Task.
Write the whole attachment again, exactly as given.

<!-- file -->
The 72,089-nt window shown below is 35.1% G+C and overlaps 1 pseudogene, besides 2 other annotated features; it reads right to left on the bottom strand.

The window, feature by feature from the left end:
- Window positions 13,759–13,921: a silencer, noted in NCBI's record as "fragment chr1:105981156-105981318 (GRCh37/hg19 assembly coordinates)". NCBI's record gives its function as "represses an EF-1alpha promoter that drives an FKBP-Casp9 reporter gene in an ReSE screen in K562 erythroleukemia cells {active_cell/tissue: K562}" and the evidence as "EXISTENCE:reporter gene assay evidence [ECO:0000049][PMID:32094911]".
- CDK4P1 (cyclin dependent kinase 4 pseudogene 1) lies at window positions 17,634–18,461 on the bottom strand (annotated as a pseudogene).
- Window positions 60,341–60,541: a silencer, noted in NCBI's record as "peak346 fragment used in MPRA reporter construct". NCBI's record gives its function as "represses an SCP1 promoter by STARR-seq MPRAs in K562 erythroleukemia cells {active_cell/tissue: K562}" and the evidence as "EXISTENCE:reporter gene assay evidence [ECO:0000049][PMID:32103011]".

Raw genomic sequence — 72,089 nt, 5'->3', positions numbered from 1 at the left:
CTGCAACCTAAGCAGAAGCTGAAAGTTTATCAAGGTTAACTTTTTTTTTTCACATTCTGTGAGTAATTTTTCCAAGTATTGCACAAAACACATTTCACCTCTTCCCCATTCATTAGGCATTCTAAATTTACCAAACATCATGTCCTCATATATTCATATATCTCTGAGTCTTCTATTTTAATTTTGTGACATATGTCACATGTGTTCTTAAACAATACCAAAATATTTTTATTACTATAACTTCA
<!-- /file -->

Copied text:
The 72,089-nt window shown below is 35.1% G+C and overlaps 1 pseudogene, besides 2 other annotated features; it reads right to left on the bottom strand.

The window, feature by feature from the left end:
- Window positions 13,759–13,921: a silencer, noted in NCBI's record as "fragment chr1:105981156-105981318 (GRCh37/hg19 assembly coordinates)". NCBI's record gives its function as "represses an EF-1alpha promoter that drives an FKBP-Casp9 reporter gene in an ReSE screen in K562 erythroleukemia cells {active_cell/tissue: K562}" and the evidence as "EXISTENCE:reporter gene assay evidence [ECO:0000049][PMID:32094911]".
- CDK4P1 (cyclin dependent kinase 4 pseudogene 1) lies at window positions 17,634–18,461 on the bottom strand (annotated as a pseudogene).
- Window positions 60,341–60,541: a silencer, noted in NCBI's record as "peak346 fragment used in MPRA reporter construct". NCBI's record gives its function as "represses an SCP1 promoter by STARR-seq MPRAs in K562 erythroleukemia cells {active_cell/tissue: K562}" and the evidence as "EXISTENCE:reporter gene assay evidence [ECO:0000049][PMID:32103011]".

Raw genomic sequence — 72,089 nt, 5'->3', positions numbered from 1 at the left:
CTGCAACCTAAGCAGAAGCTGAAAGTTTATCAAGGTTAACTTTTTTTTTTCACATTCTGTGAGTAATTTTTCCAAGTATTGCACAAAACACATTTCACCTCTTCCCCATTCATTAGGCATTCTAAATTTACCAAACATCATGTCCTCATATATTCATATATCTCTGAGTCTTCTATTTTAATTTTGTGACATATGTCACATGTGTTCTTAAACAATACCAAAATATTTTTATTACTATAACTTCA